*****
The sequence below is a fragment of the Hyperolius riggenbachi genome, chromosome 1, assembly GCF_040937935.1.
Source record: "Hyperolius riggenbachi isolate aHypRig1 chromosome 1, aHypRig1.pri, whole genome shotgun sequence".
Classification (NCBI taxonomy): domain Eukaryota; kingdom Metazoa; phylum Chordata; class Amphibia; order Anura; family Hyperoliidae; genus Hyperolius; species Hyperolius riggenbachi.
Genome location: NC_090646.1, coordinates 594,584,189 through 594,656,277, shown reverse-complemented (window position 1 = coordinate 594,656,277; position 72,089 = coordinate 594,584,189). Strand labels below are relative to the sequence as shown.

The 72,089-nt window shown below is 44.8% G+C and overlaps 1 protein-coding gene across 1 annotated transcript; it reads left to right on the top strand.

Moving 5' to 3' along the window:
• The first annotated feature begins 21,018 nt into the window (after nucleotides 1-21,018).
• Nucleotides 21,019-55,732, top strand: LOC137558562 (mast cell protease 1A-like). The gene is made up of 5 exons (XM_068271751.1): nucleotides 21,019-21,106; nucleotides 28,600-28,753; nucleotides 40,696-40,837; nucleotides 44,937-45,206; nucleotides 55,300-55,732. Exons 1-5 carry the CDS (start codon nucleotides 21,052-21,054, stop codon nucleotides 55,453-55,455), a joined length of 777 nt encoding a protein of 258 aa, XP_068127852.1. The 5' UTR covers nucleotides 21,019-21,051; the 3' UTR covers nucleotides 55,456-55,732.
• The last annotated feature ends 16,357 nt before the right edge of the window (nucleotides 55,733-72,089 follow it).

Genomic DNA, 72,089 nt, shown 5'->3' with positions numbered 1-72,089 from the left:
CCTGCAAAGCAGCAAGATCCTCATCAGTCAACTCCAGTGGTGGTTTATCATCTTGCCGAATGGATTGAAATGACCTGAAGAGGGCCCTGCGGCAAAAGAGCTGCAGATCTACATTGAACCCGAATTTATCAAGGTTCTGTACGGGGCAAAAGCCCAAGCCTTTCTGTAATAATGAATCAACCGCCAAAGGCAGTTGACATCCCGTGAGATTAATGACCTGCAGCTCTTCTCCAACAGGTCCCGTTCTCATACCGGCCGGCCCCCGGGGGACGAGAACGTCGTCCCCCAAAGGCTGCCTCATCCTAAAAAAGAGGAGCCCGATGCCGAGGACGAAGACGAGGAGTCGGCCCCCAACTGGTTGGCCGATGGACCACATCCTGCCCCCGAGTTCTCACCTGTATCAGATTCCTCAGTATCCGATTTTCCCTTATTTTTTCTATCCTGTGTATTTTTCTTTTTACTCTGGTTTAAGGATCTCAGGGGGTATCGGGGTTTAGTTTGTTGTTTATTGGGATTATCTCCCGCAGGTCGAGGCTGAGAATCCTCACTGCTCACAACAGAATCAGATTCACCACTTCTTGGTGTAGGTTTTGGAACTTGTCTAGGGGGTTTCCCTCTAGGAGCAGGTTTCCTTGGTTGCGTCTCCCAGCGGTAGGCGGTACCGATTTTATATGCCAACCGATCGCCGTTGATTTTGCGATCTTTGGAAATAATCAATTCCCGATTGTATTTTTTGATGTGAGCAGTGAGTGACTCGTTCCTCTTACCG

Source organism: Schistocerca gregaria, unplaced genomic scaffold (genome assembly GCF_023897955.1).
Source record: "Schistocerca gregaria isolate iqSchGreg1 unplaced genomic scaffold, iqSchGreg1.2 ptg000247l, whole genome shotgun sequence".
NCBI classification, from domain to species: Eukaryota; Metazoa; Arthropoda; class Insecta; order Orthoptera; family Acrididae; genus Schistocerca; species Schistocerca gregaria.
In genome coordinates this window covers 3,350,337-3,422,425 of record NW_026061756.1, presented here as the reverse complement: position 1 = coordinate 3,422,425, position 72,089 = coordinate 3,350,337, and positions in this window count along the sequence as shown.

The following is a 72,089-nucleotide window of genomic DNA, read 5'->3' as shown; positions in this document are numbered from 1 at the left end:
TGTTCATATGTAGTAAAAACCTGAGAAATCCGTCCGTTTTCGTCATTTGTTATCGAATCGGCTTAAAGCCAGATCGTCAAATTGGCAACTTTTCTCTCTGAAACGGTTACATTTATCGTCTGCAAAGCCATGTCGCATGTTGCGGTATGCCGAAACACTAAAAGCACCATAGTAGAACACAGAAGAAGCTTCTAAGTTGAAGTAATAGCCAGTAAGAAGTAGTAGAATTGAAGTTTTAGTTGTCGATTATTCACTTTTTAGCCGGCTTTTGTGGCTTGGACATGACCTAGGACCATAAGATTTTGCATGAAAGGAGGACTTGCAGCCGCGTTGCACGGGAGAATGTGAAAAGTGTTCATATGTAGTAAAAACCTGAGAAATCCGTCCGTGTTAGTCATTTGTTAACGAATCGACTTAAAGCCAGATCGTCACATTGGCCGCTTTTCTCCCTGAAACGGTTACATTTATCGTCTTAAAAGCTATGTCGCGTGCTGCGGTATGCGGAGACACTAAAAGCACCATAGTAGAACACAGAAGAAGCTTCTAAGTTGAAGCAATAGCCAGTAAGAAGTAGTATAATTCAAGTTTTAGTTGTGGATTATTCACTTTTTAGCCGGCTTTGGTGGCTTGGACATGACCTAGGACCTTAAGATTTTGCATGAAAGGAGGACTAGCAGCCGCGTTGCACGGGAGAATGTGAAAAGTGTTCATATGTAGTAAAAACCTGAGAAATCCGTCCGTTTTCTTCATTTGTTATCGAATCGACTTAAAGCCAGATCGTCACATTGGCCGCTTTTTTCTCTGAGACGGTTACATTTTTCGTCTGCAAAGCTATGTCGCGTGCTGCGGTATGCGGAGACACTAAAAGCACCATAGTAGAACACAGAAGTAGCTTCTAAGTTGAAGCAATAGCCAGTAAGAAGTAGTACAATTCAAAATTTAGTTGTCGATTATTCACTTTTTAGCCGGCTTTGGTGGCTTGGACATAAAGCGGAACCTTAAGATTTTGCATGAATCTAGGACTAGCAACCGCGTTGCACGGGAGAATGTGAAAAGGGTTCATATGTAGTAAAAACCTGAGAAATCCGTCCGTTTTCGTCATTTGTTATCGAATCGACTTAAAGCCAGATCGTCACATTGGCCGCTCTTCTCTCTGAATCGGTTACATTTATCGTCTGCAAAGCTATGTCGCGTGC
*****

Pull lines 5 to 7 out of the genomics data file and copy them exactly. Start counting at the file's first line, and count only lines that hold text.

The 72,089-nt window shown below is 44.8% G+C and overlaps 1 protein-coding gene across 1 annotated transcript; it reads left to right on the top strand.

Moving 5' to 3' along the window:
• The first annotated feature begins 21,018 nt into the window (after nucleotides 1-21,018).